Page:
Annihilator has a good range of articulation overall, but as noted with the transformation, some of these joints are really tight. Particularly any joints on a ratchet tend to be so stiff that they're actively difficult to move. In the case of the elbows it's not too bad, since there's an unratcheted hinge just below that makes a functional elbow for most purposes. The knees though are tougher, and especially are tougher that the forward-back movement of the hips. So you're likely to move them before the knee bends or straightens. The positive side is that those non-ratcheting joints are still tight, but not nigh-immovably so. You have little or no worry about a limb sagging under the weight of a weapon ...or itself... but it's still smooth and easy to position. The hips are probably the weakest load-bearing joints on the figure, but that does not in any way compromise the figure's ability to stand or pose reasonably.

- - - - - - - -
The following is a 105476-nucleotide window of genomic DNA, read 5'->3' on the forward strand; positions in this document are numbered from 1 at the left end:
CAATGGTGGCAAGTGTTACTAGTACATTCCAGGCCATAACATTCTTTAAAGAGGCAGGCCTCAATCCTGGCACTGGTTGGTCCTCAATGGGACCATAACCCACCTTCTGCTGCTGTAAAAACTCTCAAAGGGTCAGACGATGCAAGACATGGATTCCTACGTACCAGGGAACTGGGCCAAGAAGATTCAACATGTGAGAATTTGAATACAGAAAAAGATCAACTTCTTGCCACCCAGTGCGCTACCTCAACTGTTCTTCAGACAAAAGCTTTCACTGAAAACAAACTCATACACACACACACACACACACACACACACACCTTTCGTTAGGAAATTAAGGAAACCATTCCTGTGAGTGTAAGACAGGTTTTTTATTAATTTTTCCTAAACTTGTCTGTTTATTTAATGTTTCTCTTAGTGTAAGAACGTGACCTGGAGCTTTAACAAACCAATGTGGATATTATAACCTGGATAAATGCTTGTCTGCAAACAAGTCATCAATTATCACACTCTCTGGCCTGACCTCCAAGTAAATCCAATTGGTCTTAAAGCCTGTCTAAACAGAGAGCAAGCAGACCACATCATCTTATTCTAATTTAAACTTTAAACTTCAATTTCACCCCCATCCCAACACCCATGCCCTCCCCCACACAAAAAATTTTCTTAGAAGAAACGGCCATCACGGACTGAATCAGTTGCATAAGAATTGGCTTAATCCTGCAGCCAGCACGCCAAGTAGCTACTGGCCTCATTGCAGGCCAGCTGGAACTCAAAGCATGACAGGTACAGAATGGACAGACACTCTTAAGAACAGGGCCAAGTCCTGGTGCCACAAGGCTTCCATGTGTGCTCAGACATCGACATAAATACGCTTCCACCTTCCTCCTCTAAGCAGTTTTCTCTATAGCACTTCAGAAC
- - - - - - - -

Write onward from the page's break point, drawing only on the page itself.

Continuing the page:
Actually, what hurts the leg articulation is the skirt plates. They're made of the cowcatcher, and ball jointed straight up in to the waist overhang. They have only a limited range of movement to stay clear of the legs, limiting effective posing to a degree. And irritatingly, one panel fits much more loosely than the other - loose enough to bounce around as you move the figure, even. There are ways to correct for that, but they involve removing the affected part, and the ball joint stems are thin enough I'm hesitant about applying that kind of pressure against them. You shouldn't take that to mean the quality of the plastic is in question though. Over the majority I have no concerns about the ability of this plastic to hold up to normal kinds of stresses. The plastic has a great feel to it, and except for one specific case my example hasn't shown any sign of material fatigue or damage from intended uses. Since going back and treating Annihilator as a do-over, the build quality of the figure has come out first-rate. The little areas with thin plastic stems like the skirt and the hip wheels are things I'd be wary of on any toy, truthfully.